ToraDora! tells a story about the bizarre tangled intricacies of teenage love, complete with matchmaker plots, zany schemes, and an increasingly convoluted love quadrangle that’s played for both comedy and drama. It also tells a story about how everyone has issues, inner turmoil, and inner selves that they keep concealed, usually with the intention of preserving a certain image of themselves for the people around them.
It starts small by introducing the audience to protagonist Ryuji, who most of his classmates assume is a delinquent because he has “the eyes of a killer” but is actually a studious, quiet, and compassionate boy. This makes him a neat foil to his classmate Taiga, who at first glance is small, cute, and unthreatening, but has an aggressive temper. These two outcasts prove that outward appearances can be deceptive, but as they become friends and agree to help set the other up with their respective love interest, this theme of outward persona versus inner personality deepens and becomes much more poignant.
Head to AniFem for the full article!
Body-function-based humour is rarely the pinnacle of wit. To be fair, bodies are weird—whether we’re talking sex stuff or digestive system stuff or teeth stuff or whatever—so naturally as a coping mechanism, and perhaps simply because sometimes that weirdness is inherently funny, humans have been using their own bodies as a basis of comedy for time immemorial. Usually, though, the kind of candid and verging on gross-out discussions of Body Stuff and the humour that comes from that is a guy thing. There’s a stigma that girls/women just don’t talk about their bodies and the weirdness as much, when in turn makes girls/women feel it’s inappropriate to talk about that sort of thing. Which makes shows and movies that bring Body Stuff to the forefront, on the vessel of humour, from the mouths of women, subversive in their own strange way.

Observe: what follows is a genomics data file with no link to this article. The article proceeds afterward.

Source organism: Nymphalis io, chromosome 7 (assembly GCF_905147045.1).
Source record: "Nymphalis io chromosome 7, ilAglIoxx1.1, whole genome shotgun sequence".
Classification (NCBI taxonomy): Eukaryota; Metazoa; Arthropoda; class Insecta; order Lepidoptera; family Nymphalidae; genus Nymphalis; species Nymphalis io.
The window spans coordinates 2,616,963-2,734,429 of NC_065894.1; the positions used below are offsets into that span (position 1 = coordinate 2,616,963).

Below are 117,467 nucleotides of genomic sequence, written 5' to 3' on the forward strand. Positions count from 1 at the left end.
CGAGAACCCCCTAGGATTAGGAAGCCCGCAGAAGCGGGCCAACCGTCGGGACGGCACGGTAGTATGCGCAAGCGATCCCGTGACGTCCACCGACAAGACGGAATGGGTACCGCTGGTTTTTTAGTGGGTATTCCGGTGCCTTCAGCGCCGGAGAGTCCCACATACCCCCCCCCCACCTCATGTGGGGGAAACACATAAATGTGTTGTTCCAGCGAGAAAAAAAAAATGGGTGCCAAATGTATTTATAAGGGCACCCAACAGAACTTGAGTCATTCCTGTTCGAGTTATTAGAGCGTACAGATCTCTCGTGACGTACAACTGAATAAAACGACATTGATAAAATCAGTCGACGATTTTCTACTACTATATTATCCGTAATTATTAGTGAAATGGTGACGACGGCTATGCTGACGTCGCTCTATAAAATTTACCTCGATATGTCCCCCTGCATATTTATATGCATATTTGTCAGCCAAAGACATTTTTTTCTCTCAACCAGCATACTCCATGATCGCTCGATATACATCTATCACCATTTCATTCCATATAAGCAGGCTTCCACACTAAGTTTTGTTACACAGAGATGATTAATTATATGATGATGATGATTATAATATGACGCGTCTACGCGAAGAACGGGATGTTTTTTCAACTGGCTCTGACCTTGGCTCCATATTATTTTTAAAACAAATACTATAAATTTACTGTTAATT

I talked a while ago about how Lucky Star somehow managed to walk the perfect line between relatable realism and whacky comedy while capturing the spirit of ordinary high school girls’ conversations, and somehow making that engaging. Well, Please Tell Me! Galko-chan is in much the same camp, but much, much more candid around the whole girl talk thing. Its main characters—each presented as a different archetype, with a matching nickname to pigeonhole them and everything—are friends who openly and frankly discuss stuff like periods, breast growth and soreness, pubic hair and safe sex. Combined with the playful subversion of the tropes the girls are initially pinned into, this is where a lot of the comedy of the show comes from. Not necessarily in an excessive and lewd way, though the fact it’s being talked about could come off as excessive to some—considering it’s not normally discussed at all. Continue reading
If you followed my episode-by-episode reviews/recaps of ToraDora!, you’ve known this was coming for a while. If you haven’t followed my episode-by-episode reviews/recaps of ToraDora!, nothing to worry about: they aren’t required reading, though this post is the culmination of some thoughts and observations I had while rewatching the show. Namely, hey, wow, Minorin isn’t very straight, is she? Or at least, there’s no reason why she has to be.
As with my previous Make It Gayers, this post will be half textual analysis and half “look, why not? What if?” ToraDora! is a delightfully tangled-up love quadrangle that could only get more delightfully tangled with the addition of LGBTQ+ affections, and having Minorin be secretly in love with a girl rather than a boy doesn’t actually change her character arc, the themes of the show, or indeed any of the plot. If anything, her secretly being in love with a girl makes more sense than secretly being the third character in the show to fall for Ryuji, but let’s not get ahead of ourselves… Continue reading